The first time I went ice skating, I fell a lot. I didn’t want to fall the second time.
The ice rank was built on a field of grass, and I saw them pouring the water out of the large brown hose with the lights pouring down on them, and I thought I should take a picture, but I didn’t.
Then I saw the skaters–one time, there were just two of them, skating together on the large field of ice, the lights pouring down on them.
In the foggy cold morning, as the sun barely rises, the ice rink is empty.
When I came, I was still scared of falling. My skates were put on nervously. I walked to the ice rink slowly. I stepped to the ice.
One boy stepped onto the ice and immediately fell over.
My husband had never been ice skating. It was one of his unwritten life goals. It’s no longer one of his unwritten life goals, since he’s been ice skating now.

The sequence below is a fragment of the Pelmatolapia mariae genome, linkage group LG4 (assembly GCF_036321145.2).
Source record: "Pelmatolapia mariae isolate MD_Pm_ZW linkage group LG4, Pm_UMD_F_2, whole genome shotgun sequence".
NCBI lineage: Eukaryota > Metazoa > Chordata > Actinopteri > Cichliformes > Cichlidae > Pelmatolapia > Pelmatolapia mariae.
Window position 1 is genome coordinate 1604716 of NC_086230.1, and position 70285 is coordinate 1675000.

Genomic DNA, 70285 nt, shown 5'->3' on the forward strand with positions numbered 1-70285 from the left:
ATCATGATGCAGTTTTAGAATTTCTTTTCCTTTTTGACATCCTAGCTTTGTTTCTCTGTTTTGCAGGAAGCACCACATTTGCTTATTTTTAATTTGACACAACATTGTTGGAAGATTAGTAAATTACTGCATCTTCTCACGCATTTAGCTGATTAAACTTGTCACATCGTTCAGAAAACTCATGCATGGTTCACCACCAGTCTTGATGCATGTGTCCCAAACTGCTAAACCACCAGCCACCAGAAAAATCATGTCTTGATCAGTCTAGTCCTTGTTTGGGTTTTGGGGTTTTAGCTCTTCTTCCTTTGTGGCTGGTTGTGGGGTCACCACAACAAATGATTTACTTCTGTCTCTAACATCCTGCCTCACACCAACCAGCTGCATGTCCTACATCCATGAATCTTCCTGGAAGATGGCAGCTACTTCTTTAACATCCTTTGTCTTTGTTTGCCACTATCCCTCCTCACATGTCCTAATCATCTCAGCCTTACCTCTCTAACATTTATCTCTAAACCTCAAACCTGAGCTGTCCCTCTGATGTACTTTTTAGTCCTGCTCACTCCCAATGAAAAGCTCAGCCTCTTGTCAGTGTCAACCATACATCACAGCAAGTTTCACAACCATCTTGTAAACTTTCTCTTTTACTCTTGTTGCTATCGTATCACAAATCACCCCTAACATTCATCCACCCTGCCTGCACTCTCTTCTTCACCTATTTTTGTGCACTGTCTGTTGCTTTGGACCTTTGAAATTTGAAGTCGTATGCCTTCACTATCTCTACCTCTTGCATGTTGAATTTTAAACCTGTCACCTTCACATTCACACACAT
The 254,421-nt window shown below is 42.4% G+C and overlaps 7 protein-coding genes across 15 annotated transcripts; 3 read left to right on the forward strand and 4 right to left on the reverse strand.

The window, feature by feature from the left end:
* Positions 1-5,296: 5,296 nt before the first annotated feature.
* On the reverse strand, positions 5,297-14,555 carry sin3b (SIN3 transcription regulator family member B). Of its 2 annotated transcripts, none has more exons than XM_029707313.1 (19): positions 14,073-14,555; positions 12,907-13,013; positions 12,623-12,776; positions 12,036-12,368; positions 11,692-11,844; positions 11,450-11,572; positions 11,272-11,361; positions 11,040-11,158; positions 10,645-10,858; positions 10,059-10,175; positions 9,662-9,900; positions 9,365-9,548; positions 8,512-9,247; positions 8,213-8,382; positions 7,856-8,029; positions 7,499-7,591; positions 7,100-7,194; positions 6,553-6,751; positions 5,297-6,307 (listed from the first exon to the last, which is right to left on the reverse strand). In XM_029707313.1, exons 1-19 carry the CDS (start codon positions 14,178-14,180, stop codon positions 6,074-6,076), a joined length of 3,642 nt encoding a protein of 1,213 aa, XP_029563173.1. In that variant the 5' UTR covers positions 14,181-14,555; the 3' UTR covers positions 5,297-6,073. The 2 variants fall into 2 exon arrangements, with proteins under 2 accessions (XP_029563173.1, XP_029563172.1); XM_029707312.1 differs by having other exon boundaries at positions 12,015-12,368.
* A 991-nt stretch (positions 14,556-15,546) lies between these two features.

My husband was not so nervous as me, so he pushed off and wobbled, and then made those short, trembling steps of a person who has no idea what he is doing. But five minutes later, he soared off and ended his movement with an elegant turn. Some people have better balance than I.
My ankles were weak, my steps were short. I had to tighten my skates.
I didn’t want to fall, so I was slow. My husband ended up on the other side of the rink.
I watched a woman who had been ice skating her whole life. It was effortless–so much less movement to go forward. She skated on one foot as if it were easier than two. She held her arms out and spun, not for long, for she felt a bit silly, but the rest of us thought she was beautiful. I think she was over fifty years old, and she was better than everyone younger than her.
I watched a man with hockey skates that was more concerned with speed and going backwards than beauty. After watching the woman, you could tell he wasn’t as good.
I pushed off again, trying to make my strides longer. Trying to make them float.
While I couldn’t ever turn very much, or stop very well, or go very fast, it was all right. Because at the end, I was a better skater than the hesitant couple who very gingerly made their slow way around the perimeter.
I didn’t fall.